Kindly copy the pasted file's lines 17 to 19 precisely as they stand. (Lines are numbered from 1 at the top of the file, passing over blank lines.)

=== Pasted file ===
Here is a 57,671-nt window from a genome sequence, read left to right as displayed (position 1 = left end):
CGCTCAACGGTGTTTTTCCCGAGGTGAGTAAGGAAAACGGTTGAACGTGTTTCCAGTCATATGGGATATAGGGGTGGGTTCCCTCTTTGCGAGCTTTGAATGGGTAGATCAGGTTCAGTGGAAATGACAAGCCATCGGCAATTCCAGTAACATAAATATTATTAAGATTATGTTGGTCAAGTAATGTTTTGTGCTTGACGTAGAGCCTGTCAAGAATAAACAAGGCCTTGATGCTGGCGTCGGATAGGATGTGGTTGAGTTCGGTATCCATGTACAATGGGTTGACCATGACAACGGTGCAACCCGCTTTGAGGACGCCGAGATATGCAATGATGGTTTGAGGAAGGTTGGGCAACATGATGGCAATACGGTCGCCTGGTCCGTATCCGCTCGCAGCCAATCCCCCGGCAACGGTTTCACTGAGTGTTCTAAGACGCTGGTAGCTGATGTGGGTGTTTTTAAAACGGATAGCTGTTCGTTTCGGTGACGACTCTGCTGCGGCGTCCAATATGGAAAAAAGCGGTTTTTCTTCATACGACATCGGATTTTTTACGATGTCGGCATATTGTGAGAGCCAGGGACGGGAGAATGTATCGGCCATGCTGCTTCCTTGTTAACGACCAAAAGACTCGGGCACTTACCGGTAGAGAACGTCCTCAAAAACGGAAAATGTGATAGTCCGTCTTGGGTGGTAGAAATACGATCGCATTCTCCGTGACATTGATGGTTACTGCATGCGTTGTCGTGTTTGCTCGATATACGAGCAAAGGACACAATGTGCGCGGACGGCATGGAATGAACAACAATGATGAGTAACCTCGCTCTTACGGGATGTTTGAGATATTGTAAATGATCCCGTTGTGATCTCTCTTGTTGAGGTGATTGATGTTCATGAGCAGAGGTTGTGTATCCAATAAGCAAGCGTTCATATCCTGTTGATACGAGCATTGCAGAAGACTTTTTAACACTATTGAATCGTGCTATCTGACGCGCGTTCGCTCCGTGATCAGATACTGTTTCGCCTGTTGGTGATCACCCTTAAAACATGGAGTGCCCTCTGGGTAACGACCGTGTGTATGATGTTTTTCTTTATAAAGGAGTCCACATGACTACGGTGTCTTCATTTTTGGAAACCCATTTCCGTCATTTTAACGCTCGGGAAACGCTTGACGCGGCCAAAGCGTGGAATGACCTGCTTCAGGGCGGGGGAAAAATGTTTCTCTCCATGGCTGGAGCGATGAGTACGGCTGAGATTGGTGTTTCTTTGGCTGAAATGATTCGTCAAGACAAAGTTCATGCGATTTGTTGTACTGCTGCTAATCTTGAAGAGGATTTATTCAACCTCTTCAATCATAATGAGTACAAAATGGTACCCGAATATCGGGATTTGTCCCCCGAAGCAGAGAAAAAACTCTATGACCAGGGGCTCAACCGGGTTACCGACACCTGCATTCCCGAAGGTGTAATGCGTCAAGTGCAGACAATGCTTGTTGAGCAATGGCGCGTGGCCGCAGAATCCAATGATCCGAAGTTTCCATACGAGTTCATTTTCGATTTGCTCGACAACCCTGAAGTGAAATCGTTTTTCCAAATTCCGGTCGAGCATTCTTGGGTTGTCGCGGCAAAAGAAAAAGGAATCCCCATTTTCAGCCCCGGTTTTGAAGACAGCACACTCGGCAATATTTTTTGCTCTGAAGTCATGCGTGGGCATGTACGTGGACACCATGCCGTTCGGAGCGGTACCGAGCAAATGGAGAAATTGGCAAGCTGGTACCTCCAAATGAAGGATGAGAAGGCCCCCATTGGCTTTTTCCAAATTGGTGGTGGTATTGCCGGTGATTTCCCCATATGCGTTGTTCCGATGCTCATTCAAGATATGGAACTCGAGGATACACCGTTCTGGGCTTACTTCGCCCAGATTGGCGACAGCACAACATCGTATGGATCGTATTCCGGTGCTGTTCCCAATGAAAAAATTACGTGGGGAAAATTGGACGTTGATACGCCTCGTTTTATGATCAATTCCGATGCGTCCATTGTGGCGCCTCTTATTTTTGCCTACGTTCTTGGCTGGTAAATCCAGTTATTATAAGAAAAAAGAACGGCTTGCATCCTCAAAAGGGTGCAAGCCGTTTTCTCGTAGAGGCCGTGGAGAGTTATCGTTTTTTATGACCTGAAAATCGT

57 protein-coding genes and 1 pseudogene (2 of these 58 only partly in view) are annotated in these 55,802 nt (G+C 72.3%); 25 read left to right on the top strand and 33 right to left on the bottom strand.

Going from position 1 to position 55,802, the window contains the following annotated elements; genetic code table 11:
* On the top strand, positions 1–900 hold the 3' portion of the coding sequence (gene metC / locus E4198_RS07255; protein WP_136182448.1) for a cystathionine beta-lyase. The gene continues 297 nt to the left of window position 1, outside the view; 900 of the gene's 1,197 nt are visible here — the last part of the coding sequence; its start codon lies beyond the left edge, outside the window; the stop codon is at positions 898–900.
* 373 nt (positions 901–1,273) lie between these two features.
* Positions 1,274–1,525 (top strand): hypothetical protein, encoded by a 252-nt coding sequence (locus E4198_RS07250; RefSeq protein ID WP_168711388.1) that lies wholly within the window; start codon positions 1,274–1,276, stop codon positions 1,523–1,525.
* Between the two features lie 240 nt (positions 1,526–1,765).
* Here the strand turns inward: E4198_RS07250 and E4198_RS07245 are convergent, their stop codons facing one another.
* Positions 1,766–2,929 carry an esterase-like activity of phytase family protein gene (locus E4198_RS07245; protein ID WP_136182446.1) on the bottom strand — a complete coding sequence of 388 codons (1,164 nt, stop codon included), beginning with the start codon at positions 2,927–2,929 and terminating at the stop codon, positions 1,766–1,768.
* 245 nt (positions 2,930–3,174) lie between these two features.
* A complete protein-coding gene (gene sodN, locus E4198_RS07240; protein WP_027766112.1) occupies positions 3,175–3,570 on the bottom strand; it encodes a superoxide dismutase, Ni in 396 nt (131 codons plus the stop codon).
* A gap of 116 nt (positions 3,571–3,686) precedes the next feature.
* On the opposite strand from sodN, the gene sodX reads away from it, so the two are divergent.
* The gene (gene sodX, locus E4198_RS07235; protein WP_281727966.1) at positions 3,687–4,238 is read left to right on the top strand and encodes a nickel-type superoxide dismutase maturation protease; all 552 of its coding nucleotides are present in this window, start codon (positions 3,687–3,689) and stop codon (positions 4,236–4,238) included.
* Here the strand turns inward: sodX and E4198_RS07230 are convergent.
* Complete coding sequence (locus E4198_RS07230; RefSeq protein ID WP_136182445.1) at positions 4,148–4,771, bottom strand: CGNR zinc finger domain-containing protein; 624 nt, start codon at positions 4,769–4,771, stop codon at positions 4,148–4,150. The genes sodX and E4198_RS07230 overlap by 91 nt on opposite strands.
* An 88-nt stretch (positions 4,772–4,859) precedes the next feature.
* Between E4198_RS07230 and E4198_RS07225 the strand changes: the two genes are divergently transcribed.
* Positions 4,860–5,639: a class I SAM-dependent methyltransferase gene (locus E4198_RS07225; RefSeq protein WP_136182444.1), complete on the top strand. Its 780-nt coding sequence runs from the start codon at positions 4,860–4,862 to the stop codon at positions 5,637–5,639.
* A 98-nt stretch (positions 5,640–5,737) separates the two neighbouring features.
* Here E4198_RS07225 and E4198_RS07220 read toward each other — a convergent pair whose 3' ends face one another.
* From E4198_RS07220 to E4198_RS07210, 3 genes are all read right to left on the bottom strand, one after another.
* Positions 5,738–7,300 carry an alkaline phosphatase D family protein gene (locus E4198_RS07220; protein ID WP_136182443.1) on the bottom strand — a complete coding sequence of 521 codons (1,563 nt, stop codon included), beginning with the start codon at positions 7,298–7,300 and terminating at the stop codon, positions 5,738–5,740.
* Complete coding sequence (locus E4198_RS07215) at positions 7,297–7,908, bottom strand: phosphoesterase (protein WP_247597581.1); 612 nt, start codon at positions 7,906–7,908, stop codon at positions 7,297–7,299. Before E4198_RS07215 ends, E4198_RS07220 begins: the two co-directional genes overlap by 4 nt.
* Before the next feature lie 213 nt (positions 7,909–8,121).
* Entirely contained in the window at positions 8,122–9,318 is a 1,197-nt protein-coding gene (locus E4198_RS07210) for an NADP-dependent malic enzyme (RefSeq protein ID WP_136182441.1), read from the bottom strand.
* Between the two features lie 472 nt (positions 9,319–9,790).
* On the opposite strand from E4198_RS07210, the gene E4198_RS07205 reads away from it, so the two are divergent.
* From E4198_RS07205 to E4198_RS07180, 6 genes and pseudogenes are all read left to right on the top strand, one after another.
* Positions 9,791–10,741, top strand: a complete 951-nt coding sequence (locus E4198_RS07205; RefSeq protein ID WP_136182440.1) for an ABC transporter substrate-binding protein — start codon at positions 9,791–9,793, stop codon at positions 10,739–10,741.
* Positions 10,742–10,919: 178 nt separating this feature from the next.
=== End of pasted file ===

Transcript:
* Complete coding sequence (locus E4198_RS07230; RefSeq protein ID WP_136182445.1) at positions 4,148–4,771, bottom strand: CGNR zinc finger domain-containing protein; 624 nt, start codon at positions 4,769–4,771, stop codon at positions 4,148–4,150. The genes sodX and E4198_RS07230 overlap by 91 nt on opposite strands.
* An 88-nt stretch (positions 4,772–4,859) precedes the next feature.
* Between E4198_RS07230 and E4198_RS07225 the strand changes: the two genes are divergently transcribed.